There is in fact no need for reminders. The public service remit of terrestrial commercial broadcasters is clearly set out in legislation and enforced by an independent regulatory body, the Independent Television Commission. This is in marked contrast to the BBC whose remit, in the words of the Davies Panel on Future Funding of the BBC, "is much looser than that of ITV".
The next Communications Bill must address this anomaly, address the difficult question of what regulation will be possible, and then apply it evenly across all broadcasters, including the BBC.
The main point I was making in the MacTaggert Lecture is that the days of television broadcasters giving viewers what they believe to be "good for them" are over. Both because the death of deference makes this unsustainable in principle and because the explosion in the number of broadcast outlets will make the meticulous and detailed content of regulation of today impossible.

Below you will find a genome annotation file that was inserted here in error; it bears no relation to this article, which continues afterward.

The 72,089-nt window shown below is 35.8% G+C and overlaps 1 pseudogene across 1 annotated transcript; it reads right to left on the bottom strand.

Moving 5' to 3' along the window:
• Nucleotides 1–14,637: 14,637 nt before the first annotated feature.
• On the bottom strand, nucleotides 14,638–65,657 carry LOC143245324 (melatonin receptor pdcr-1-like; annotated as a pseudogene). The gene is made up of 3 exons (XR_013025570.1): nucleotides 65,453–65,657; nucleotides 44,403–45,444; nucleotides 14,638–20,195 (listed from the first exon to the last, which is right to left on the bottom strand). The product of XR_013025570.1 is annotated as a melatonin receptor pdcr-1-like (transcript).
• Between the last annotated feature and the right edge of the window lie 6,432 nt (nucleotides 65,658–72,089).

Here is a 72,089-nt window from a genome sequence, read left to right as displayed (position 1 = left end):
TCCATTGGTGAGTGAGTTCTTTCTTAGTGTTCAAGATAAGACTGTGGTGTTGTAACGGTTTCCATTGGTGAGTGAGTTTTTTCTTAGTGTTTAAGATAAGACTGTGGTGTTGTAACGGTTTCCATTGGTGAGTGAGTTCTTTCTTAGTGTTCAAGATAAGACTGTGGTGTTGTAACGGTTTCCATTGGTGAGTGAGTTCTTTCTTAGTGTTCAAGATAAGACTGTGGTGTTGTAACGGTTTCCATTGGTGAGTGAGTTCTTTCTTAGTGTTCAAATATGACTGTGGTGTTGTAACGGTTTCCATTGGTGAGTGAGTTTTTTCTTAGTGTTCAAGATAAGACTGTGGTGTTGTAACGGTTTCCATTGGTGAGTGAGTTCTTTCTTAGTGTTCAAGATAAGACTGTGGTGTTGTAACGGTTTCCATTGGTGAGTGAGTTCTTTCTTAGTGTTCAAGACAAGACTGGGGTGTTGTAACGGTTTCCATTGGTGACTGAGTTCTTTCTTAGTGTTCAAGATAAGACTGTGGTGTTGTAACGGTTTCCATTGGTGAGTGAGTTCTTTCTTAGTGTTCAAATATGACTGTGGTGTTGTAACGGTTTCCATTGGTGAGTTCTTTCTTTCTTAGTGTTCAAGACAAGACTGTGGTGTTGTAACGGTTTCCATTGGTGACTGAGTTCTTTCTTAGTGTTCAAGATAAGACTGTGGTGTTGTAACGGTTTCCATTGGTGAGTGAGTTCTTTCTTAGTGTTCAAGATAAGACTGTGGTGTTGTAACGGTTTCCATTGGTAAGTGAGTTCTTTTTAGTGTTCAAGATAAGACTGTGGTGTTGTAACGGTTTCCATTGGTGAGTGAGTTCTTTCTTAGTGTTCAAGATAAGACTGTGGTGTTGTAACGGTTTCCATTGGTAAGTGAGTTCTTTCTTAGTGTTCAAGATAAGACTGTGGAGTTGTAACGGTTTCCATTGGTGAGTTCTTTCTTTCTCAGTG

In these circumstances we need to redefine the traditional philosophy of public service broadcasting and fashion a new broadcasting ecology based on what is in the wider public interest if the UK is to continue to be the home of some of the finest television in the world. Crucially, this new definition must be sustained by public consensus rather than regulatory fiat.
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